A look back at Samsung in 2013: The Galaxy S4, patent worries, and curved displays

2013 was another banner year for Samsung, which further expanded its Galaxy line-up, and experimented with flexible, curved, and ultra high-definition (UHD) displays. But while Samsung held its own against Apple in the smartphone market, it was less successful in the courtroom as the patent fight between the two firms stretched out into another year.

Samsung kicked off 2013 at CES, where it showed off a prototype flexible display – dubbed "Youm" – as well as a wraparound smartphone screen. At the time, it seemed unlikely that we'd see anything like that on store shelves in the near future. However, by the end of 2013, Samsung introduced a curved smartphone known as the Galaxy Round, making the idea of a flexible display seem less like science fiction (and LG revealed the G Flex, too).

In 2013, Samsung also called on innovators to submit ideas for future start-ups that would use flexible display technology, and tipped 4K devices with foldable displays to arrive by 2015.

Curved displays were not limited to smartphones, though. Samsung's 55in Curved OLED HDTV arrived in Korea in June for $13,000 (£8,000), and in the US two months later for a slightly more affordable $9,000 (£5,500). If that's not big enough for you, Samsung will show off a 105in curved 4K TV at CES next week. And if you like your TVs flat, Samsung has 98in to 110in 4K sets on offer.

Dominating smartphones

While Samsung has a far-reaching business – from mobile gadgets and home appliances to PCs and processors – its Galaxy line-up of smartphones and tablets once again dominated coverage of the South Korean company in 2013.

The year opened with news that global sales of Galaxy S smartphones had hit 100 million units since 2010. Samsung looked towards another 100 million in March with the launch of its newest flagship smartphone, the Galaxy S4. The device was unveiled during a huge (and puzzling) presentation at New York's Radio City Music Hall, sporting a 5in, 1,920 x 1,080 Super AMOLED display with a 441 ppi density, as well as Samsung's usual treasure trove of software add-ons.

But why have one version of a new flagship phone when you can have four? Over the next few months, Samsung also unveiled a 4.3in Galaxy S4 Mini, a rugged Galaxy S4 Active, and a Galaxy S4 Zoom with a souped-up camera. For those who love a huge smartphone, meanwhile, Samsung offered up the 6.3in Galaxy Mega phablet.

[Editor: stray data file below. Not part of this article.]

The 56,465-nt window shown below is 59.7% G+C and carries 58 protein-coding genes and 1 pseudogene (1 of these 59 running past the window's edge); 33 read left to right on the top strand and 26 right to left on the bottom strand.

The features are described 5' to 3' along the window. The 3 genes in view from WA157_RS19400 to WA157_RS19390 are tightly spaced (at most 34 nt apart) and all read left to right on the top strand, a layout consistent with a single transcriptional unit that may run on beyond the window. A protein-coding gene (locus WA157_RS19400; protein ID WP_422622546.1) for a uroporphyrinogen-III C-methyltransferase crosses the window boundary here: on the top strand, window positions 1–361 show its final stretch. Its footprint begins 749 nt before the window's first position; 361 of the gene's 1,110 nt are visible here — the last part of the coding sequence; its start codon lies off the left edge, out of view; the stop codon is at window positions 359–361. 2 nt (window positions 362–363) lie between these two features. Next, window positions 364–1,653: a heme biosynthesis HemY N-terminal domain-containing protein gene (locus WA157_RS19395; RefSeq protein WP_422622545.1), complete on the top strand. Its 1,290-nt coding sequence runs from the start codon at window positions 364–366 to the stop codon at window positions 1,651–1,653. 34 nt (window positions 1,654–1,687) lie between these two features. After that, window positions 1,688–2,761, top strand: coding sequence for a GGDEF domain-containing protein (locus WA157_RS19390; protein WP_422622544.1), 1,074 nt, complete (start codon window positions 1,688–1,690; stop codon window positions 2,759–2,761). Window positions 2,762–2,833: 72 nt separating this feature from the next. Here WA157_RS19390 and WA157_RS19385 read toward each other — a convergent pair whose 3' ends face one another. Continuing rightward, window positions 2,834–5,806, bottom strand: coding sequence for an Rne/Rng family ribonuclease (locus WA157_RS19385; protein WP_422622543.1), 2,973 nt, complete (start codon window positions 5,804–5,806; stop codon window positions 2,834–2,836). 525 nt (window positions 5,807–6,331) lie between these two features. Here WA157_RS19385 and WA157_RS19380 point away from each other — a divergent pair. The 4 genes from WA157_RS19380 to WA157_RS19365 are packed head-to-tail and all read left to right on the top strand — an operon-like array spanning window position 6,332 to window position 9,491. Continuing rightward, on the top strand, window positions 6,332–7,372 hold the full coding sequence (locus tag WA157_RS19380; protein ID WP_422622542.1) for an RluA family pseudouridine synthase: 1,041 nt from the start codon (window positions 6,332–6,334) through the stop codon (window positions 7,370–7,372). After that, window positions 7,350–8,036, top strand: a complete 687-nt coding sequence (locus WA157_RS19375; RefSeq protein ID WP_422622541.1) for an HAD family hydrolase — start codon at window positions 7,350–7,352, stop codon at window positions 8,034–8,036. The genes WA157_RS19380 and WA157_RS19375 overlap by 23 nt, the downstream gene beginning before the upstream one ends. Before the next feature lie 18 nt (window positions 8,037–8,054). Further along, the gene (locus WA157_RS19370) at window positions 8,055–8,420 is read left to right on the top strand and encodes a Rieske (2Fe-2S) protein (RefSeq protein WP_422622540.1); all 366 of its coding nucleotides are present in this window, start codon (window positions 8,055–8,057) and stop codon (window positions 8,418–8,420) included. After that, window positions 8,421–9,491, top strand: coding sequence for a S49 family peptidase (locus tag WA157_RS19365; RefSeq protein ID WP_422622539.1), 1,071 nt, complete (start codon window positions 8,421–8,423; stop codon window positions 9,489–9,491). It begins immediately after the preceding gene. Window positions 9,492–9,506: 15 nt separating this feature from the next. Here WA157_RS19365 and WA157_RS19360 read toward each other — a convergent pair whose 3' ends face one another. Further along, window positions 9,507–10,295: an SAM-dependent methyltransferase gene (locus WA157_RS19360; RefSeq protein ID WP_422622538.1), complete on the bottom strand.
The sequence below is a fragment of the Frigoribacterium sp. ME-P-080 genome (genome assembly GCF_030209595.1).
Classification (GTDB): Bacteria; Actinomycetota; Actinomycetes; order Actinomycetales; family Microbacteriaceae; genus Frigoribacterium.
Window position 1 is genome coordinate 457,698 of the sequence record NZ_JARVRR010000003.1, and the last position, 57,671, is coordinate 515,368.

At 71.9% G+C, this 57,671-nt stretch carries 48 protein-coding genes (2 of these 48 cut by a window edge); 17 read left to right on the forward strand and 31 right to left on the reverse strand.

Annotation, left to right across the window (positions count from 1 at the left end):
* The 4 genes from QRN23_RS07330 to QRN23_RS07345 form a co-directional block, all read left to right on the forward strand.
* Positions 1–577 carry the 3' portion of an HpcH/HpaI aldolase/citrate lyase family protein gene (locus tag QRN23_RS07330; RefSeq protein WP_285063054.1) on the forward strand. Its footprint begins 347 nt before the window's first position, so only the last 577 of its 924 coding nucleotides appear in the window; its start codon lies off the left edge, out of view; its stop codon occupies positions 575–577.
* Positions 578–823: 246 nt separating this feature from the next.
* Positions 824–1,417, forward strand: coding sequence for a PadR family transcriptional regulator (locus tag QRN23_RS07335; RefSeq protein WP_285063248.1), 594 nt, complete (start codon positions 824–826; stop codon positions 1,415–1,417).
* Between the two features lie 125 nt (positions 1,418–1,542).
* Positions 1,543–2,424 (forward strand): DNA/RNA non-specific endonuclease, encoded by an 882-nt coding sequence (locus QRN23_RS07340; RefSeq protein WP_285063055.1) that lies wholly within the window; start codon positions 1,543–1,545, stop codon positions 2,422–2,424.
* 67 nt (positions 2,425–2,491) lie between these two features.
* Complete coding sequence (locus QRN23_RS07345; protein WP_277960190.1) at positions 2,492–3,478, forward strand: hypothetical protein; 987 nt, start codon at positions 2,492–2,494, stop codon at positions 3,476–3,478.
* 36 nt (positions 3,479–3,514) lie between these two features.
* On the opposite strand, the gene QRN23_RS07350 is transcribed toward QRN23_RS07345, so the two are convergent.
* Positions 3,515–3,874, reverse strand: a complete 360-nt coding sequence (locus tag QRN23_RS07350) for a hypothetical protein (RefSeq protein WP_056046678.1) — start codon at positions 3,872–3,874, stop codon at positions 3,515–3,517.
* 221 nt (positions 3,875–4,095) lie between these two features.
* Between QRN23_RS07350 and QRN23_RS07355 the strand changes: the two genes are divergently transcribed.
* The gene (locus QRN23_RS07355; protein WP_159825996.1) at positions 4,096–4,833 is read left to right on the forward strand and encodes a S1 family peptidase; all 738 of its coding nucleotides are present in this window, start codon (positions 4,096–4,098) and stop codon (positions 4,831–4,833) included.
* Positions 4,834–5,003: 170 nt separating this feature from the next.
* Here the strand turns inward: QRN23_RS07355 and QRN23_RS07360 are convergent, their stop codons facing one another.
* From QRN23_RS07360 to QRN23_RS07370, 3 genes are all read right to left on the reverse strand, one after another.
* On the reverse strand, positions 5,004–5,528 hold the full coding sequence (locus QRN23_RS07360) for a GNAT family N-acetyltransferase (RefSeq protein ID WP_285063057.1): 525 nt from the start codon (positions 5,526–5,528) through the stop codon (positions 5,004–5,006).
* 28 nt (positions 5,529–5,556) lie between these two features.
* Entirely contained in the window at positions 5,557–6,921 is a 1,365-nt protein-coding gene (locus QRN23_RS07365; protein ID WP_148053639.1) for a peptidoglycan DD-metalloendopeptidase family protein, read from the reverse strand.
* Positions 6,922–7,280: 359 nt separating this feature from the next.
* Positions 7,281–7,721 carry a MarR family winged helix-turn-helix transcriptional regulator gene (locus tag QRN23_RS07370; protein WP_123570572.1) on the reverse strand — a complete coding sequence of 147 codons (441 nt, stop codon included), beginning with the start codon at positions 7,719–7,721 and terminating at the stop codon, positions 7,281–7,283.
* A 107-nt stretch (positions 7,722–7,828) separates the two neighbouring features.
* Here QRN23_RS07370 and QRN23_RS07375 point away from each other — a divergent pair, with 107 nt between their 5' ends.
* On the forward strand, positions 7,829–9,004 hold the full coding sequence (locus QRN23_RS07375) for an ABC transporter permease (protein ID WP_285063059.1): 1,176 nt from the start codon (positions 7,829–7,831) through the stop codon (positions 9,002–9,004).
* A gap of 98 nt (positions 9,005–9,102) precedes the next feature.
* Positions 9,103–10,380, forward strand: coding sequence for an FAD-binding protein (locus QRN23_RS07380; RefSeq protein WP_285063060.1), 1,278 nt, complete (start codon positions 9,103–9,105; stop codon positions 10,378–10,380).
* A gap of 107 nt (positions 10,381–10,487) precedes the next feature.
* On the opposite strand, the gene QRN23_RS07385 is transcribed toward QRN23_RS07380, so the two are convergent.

The patent wars

Samsung ended 2012 with a patent win. Judge Lucy Koh found that Apple had not adequately demonstrated that it would suffer irreparable harm if 26 Samsung devices were not pulled from the market, denying Cupertino's request for a ban. In 2013, however, a US appeals court ordered Judge Koh to review her decision, making way for a ban after all.

And so it carried on in 2013: It was a case of two steps forward and one step back for both companies, though Apple seemed to have a bit more luck than Samsung. In February, Samsung earned a victory when Judge Koh ordered a new trial on 14 Samsung products and dropped more than $450 million (£275 million) in damages from the $1.05 billion (£640 million) the jury awarded to Apple in August 2012. A retrial ultimately gave Apple about $290 million (£175 million) of that $450 million (£275 million), or about $900 million (£550 million) in total.

Samsung failed to secure bans on iOS gadgets in Japan and its home country of South Korea. The White House also stepped in to overturn a ban on Apple gadgets in the US, but declined to do the same for Samsung.

In the EU, meanwhile, where Samsung has been investigated for patent abuse, the company offered to back down on gadget ban requests – sort of – to avoid an antitrust smack-down.

Patent woes aside, however, Samsung still had a lot to celebrate in 2013. In the first quarter, 95 per cent of all Android smartphone profits were snapped up by Samsung, and that only continued throughout the year. Stay tuned for the rumoured Galaxy S5 and a possible update for the Gear.

You might also want to check out our review of how Apple fared in 2013 while you're here.